In their second annual study of private equity value creation in Africa which was published last week, transaction advisory firm EY and the African Private Equity and Venture Capital Association found that private equity exits reached an eight-year high in 2014, and anticipate that exit activity will remain buoyant as more and more portfolio investments enter their divestment periods.
In “Broadening Horizons: how do private equity investors create value?”, the report found the market for private equity exits in Africa to be strengthening. During 2014, private equity firms exited a total of 40 companies, posting a 38% gain on the number of exits in 2013 and the highest volume of exits since 2007, when there were 34 exits.
Regionally, South Africa was the most active in private equity exits, accounting for 425 of all activity between 2011 and 2014. At 26% of activity, West Africa was the second most active region, with East Africa’s exit activity volumes accounting for 14% of activity for the same time period.
The Financial Services sector saw the most exit activity in 2014, responsible for 20% of exits analyzed. Healthcare proved to be the second-most active sector in 2014 (18%), followed by personal and household goods (10%) and retail (8%) as the promising demographics of Africa’s middle class consumer boosted these sectors attractiveness to both trade and private equity buyers.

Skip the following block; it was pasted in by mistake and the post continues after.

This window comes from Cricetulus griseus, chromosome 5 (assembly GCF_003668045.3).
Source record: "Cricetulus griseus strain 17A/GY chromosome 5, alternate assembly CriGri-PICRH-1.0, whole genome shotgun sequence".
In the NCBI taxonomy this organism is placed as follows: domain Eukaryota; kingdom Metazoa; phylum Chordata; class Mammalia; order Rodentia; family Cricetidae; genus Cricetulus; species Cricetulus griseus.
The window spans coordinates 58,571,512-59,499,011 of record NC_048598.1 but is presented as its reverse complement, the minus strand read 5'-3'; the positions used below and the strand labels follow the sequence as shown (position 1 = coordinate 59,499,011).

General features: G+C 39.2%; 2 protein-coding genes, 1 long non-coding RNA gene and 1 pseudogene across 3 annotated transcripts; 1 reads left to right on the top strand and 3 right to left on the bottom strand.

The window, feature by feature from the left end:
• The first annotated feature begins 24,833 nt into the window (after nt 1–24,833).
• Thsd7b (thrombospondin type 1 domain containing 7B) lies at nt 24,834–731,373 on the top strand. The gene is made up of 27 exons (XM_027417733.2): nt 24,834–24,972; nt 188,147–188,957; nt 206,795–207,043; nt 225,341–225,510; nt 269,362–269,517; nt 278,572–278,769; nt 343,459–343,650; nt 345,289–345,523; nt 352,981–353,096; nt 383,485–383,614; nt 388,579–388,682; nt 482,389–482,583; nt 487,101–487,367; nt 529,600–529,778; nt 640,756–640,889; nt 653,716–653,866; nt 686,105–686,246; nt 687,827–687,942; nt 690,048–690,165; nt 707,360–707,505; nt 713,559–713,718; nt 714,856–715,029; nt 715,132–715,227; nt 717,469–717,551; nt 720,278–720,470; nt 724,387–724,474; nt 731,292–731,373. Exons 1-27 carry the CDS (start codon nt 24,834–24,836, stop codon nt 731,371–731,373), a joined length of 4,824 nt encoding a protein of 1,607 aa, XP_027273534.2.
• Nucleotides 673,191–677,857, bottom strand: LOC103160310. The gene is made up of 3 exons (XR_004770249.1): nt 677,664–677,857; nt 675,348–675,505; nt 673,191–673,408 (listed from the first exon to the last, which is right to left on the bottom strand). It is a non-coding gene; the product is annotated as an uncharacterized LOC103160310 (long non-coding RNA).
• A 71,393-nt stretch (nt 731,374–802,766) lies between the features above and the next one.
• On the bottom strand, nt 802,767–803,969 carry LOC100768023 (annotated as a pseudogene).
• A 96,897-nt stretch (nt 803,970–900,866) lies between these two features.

In another sign that the private equity industry in Africa is maturing, the choice of exit routes has broadened over recent years, with secondary buyouts accounting for 23% of exits realizations in 2014, significantly above the trend line of 15% recorded for 2007 to 2014.
Summing up, Graham Stokoe, EY’s Africa Private Equity Leader commented, “Showing healthy exits is an increasingly important issue for private equity in Africa. Last year proved that private equity firms could successfully exit their portfolio investments and return cash to limited partners. We expect this exit activity to continue increasing as there are still a number of companies that private equity invested in during the PE investment boom in 2007 and 2008, and then there are a number of newer PE funds that need to show increased exit activity as they raise second and third funds.”
An infographic highlighting the key exits data points can be viewed here.